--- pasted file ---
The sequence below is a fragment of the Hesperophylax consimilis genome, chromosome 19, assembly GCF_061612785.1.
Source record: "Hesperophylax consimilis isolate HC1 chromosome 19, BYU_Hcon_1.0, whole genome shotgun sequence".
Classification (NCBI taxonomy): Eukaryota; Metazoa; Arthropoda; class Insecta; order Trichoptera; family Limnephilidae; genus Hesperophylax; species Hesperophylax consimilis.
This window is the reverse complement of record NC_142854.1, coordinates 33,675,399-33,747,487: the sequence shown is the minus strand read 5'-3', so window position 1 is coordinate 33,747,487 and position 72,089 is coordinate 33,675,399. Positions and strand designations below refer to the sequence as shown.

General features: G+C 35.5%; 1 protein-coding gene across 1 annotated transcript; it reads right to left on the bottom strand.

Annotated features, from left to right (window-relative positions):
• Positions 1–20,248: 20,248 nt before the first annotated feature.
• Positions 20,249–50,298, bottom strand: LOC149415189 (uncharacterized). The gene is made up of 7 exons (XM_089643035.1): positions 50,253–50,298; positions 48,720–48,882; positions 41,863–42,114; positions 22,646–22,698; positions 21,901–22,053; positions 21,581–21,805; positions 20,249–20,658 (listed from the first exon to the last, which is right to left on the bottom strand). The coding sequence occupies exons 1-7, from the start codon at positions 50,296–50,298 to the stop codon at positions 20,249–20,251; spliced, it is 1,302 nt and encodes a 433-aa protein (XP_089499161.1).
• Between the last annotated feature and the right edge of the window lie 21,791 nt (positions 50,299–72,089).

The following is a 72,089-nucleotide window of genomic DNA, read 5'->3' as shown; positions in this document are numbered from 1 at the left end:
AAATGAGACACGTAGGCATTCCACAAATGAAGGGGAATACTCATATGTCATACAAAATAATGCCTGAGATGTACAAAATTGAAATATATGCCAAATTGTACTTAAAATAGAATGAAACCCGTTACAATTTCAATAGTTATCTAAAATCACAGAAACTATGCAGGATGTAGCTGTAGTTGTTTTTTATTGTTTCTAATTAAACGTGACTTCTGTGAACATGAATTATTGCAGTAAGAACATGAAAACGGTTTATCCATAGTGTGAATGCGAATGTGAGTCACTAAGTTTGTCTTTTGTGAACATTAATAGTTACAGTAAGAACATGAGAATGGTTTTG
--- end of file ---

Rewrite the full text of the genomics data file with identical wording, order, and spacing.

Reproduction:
The sequence below is a fragment of the Hesperophylax consimilis genome, chromosome 19, assembly GCF_061612785.1.
Source record: "Hesperophylax consimilis isolate HC1 chromosome 19, BYU_Hcon_1.0, whole genome shotgun sequence".
Classification (NCBI taxonomy): Eukaryota; Metazoa; Arthropoda; class Insecta; order Trichoptera; family Limnephilidae; genus Hesperophylax; species Hesperophylax consimilis.
This window is the reverse complement of record NC_142854.1, coordinates 33,675,399-33,747,487: the sequence shown is the minus strand read 5'-3', so window position 1 is coordinate 33,747,487 and position 72,089 is coordinate 33,675,399. Positions and strand designations below refer to the sequence as shown.

General features: G+C 35.5%; 1 protein-coding gene across 1 annotated transcript; it reads right to left on the bottom strand.

Annotated features, from left to right (window-relative positions):
• Positions 1–20,248: 20,248 nt before the first annotated feature.
• Positions 20,249–50,298, bottom strand: LOC149415189 (uncharacterized). The gene is made up of 7 exons (XM_089643035.1): positions 50,253–50,298; positions 48,720–48,882; positions 41,863–42,114; positions 22,646–22,698; positions 21,901–22,053; positions 21,581–21,805; positions 20,249–20,658 (listed from the first exon to the last, which is right to left on the bottom strand). The coding sequence occupies exons 1-7, from the start codon at positions 50,296–50,298 to the stop codon at positions 20,249–20,251; spliced, it is 1,302 nt and encodes a 433-aa protein (XP_089499161.1).
• Between the last annotated feature and the right edge of the window lie 21,791 nt (positions 50,299–72,089).

The following is a 72,089-nucleotide window of genomic DNA, read 5'->3' as shown; positions in this document are numbered from 1 at the left end:
AAATGAGACACGTAGGCATTCCACAAATGAAGGGGAATACTCATATGTCATACAAAATAATGCCTGAGATGTACAAAATTGAAATATATGCCAAATTGTACTTAAAATAGAATGAAACCCGTTACAATTTCAATAGTTATCTAAAATCACAGAAACTATGCAGGATGTAGCTGTAGTTGTTTTTTATTGTTTCTAATTAAACGTGACTTCTGTGAACATGAATTATTGCAGTAAGAACATGAAAACGGTTTATCCATAGTGTGAATGCGAATGTGAGTCACTAAGTTTGTCTTTTGTGAACATTAATAGTTACAGTAAGAACATGAGAATGGTTTTG